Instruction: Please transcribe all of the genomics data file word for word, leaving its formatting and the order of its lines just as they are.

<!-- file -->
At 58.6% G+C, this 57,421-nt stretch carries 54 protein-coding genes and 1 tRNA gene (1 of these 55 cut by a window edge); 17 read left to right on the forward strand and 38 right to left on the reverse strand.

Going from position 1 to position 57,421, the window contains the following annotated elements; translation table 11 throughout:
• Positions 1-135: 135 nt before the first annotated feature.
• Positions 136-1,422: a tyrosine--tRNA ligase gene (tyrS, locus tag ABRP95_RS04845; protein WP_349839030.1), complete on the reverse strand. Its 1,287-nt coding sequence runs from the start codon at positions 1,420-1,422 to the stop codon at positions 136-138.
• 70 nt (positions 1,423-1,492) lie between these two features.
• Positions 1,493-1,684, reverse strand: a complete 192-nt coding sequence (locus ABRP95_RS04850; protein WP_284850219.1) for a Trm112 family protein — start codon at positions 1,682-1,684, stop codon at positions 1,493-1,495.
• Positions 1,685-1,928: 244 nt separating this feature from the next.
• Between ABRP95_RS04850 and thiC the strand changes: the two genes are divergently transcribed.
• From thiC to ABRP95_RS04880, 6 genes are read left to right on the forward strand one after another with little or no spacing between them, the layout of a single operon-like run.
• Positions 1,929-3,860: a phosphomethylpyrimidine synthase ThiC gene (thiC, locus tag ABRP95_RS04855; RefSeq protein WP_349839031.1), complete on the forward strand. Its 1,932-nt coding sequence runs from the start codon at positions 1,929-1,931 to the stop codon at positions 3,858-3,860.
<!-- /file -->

At 58.6% G+C, this 57,421-nt stretch carries 54 protein-coding genes and 1 tRNA gene (1 of these 55 cut by a window edge); 17 read left to right on the forward strand and 38 right to left on the reverse strand.

Going from position 1 to position 57,421, the window contains the following annotated elements; translation table 11 throughout:
• Positions 1-135: 135 nt before the first annotated feature.
• Positions 136-1,422: a tyrosine--tRNA ligase gene (tyrS, locus tag ABRP95_RS04845; protein WP_349839030.1), complete on the reverse strand. Its 1,287-nt coding sequence runs from the start codon at positions 1,420-1,422 to the stop codon at positions 136-138.
• 70 nt (positions 1,423-1,492) lie between these two features.
• Positions 1,493-1,684, reverse strand: a complete 192-nt coding sequence (locus ABRP95_RS04850; protein WP_284850219.1) for a Trm112 family protein — start codon at positions 1,682-1,684, stop codon at positions 1,493-1,495.
• Positions 1,685-1,928: 244 nt separating this feature from the next.
• Between ABRP95_RS04850 and thiC the strand changes: the two genes are divergently transcribed.
• From thiC to ABRP95_RS04880, 6 genes are read left to right on the forward strand one after another with little or no spacing between them, the layout of a single operon-like run.
• Positions 1,929-3,860: a phosphomethylpyrimidine synthase ThiC gene (thiC, locus tag ABRP95_RS04855; RefSeq protein WP_349839031.1), complete on the forward strand. Its 1,932-nt coding sequence runs from the start codon at positions 1,929-1,931 to the stop codon at positions 3,858-3,860.